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  7. Anonymous says:

    The DoI is the only Gov. Dept. that does not have to act and react with Camyanians. The average Cayman does not experience the long lines, arrogance, ignorance, laziness, of many DoI employees. The people the DoI stamp in tourist who breeze in and out so don’t have time to complain to the Gov. about their treatment. They just won’t return. Another group the DoI deals with Ex-pat work permit holders they have no representation on the Island at all. They have to accept what ever demands the DoI place on them, some are out right bribes, others the name of a relative, who is a consultant and will push through ther permit for $ pay up-or go home. Where can they go? The average Caymanian does not know or care. Many in the DoI look at their position as one of intitled to extra compensation. Bribery-corruption. If your caught, you get a 2 to 4 year paid vacation. Then another Gov. job.




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  8. Anonymous says:

    Why is someone off for over two years on full pay? A total shame and disgrace. Only in government do you find this type of waste of public funds. What is Alden doing to correct this foolishness?




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    • Floyd Spicer says:

      “What is Alden doing to correct this foolishness?”……….NOTHING!




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    • Anonymous says:

      So you want government to act like the private sector and fire people as soon as they are suspected of wrongdoing and when they go to court and get found not guilty tell them too bad I gave your job to a work permit holder. No thank you.

      And someone explain how being arrested, bailed, appearing in court having your case drag on for 2 years not knowing whether you will go to prison or not is a good experience.

      Please engage brain before commenting.

      Yes I am a proud Civil Servant who is thankful that the bad apples who give us a bad name are being rooted out.




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      • Anonymous says:

        Exactly! Caymanians are known to try and convict you once they hear you are accused of something. Due process immediately gets thrown out the window based on rumors. Let’s hope with the latest suspicions and suspensions, they have solid proof before pursuing it any further through the courts and keeping people’s lives in limbo for years to come.




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    • Anonymous says:

      he is useless, remember on election day




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  9. Anonymous says:

    Remind me the nationality of the Immigration Dept? 5% of your workforce suspended, including two of your Chief Officers is an absolute joke.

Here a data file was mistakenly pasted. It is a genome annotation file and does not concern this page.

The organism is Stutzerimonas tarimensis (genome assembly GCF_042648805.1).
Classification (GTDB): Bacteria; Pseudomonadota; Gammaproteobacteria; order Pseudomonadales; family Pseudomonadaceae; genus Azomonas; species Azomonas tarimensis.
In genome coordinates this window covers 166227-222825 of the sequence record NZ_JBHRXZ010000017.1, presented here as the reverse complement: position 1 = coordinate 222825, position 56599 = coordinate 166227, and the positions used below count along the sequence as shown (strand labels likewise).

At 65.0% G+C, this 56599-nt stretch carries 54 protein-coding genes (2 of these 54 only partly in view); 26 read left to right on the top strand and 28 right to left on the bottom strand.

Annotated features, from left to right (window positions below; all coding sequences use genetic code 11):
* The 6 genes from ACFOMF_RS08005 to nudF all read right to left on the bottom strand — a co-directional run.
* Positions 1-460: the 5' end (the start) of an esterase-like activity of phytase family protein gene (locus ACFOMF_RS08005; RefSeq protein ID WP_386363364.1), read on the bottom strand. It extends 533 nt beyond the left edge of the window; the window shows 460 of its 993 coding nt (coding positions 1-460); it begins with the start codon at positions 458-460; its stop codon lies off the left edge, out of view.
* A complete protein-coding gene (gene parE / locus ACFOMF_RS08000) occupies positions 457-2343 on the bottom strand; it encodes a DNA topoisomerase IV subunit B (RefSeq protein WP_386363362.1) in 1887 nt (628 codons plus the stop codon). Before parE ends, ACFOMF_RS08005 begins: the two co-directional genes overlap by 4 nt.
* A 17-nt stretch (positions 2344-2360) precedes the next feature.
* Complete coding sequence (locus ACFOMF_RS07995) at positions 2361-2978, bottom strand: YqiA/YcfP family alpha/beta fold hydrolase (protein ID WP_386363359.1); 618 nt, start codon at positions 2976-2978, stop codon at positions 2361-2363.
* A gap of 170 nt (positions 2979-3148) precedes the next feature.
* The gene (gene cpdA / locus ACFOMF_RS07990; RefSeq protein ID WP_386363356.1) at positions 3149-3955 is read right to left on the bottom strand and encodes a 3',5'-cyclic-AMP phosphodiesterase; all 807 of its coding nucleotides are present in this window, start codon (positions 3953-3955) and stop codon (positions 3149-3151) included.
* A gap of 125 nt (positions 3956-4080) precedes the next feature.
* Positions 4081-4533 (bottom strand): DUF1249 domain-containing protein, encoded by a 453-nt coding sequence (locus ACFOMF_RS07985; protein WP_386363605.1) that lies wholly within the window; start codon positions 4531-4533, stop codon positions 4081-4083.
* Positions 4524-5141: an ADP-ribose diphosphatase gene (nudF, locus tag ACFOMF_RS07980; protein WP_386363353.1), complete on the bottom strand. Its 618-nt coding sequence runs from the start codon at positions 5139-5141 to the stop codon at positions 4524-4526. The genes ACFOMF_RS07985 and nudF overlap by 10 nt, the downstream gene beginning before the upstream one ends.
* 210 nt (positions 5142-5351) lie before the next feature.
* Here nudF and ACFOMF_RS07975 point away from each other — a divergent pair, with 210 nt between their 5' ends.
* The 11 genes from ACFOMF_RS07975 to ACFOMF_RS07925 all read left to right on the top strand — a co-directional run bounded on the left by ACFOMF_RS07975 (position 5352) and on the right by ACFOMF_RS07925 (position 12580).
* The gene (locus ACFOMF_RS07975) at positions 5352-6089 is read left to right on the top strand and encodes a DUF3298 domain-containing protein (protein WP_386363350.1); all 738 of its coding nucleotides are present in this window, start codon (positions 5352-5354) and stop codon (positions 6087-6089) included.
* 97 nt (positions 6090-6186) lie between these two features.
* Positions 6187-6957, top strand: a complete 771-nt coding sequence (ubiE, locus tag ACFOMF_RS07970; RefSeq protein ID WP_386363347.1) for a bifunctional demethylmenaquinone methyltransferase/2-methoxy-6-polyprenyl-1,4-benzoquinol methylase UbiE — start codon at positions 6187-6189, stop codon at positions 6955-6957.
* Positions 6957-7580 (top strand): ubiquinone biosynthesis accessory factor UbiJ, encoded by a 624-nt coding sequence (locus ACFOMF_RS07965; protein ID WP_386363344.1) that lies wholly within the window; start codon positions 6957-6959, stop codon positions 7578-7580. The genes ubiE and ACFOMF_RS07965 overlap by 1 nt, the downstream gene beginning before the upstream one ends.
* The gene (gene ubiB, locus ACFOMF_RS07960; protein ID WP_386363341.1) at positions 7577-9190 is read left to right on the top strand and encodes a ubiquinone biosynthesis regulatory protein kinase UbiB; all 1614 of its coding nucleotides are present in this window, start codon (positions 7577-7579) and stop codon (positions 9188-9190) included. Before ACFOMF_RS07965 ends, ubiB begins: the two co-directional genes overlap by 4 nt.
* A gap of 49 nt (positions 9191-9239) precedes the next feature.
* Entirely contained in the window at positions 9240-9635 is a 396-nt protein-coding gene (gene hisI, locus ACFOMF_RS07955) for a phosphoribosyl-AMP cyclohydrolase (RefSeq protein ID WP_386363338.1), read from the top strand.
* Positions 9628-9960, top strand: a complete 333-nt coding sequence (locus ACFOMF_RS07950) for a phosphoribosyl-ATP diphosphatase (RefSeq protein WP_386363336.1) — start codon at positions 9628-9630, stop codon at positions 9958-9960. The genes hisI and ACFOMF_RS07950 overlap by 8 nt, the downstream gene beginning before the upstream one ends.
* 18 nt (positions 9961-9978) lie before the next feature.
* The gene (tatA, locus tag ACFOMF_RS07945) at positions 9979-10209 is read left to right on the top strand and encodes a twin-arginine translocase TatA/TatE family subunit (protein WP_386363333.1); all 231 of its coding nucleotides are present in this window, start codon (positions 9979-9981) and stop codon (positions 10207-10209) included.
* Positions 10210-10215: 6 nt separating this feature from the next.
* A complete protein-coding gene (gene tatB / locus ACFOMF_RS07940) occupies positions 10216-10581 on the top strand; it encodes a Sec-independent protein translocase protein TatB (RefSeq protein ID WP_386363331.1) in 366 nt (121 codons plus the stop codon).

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    • Anonymous says:

      This is CAYMAN! So it would only be logical for the staff TO BE Caymanian! Yes, those who are on suspension are Caymanian, and if they are bad apples….they will be replaced by honest Caymanians.




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      • Anonymous says:

        No. It would be logical for the staff to be made of people legally resident in the Cayman Islands. Why does it have to be 100% Caymanian?




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    • Anonymous says:

      The nationality of any Immigration department world wide is usually made up of citizens from that country. Jesus some people really should apply their brains before writing nonsense.




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    • Anonymous says:

      agree




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  10. OneVoice says:

    People , this affects us all as Caymanians, Let us not delight in these individuals down fall. What they may have done or what they did, needs to be properly investigated . It is most unfortunate, but we have to look at the what causes this sort of corruption/action. Is it greed? or is just being too accommodating. It is most certainly disturbing.




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    • Anonymous says:

      Today for me, tomorrow for you. All the judges on here need to remember that!




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      • Jotnar says:

        Today for me tomorrow for you applies to accidents and misfortune, not issues of conscious choice.




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    • Anonymous says:

      They should not be suspended on full pay, give them half pay until the case come off and if they are found in not guilty ,then give them back their other half of their money, remember if they are found guilty the Govt. will never get back the money that they was paid to them.




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  11. Anonymous says:

    2 years paid vacation. wtf. can I get one of those please? id be close to 60 then and id retire too.160 immigration officers committed and some shaking in their boots hoping they not ga get busted too now. lol. just another day another day in paradise as Phil Collins would sing.




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  12. Anonymous says:

    The EY Report recommended trimming Civil Service staffing. If the Immigration Department can continue to function no less “efficiently” than it usually does (tongue firmly in cheek), then perhaps these 8 posts are unnecessary!!




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    • Honest John says:

      I agree. If it’s “business as usual” with these people vacationing or working at another job while on leave, why not reduce the work force? I wish I could find an employer who would let me stay away and pay me for not working. Question: Why don’t the persons on paid leave have to return all the gravy if it is determined that was cause for dismissal? Would you like to comment on this, Mr. Premier?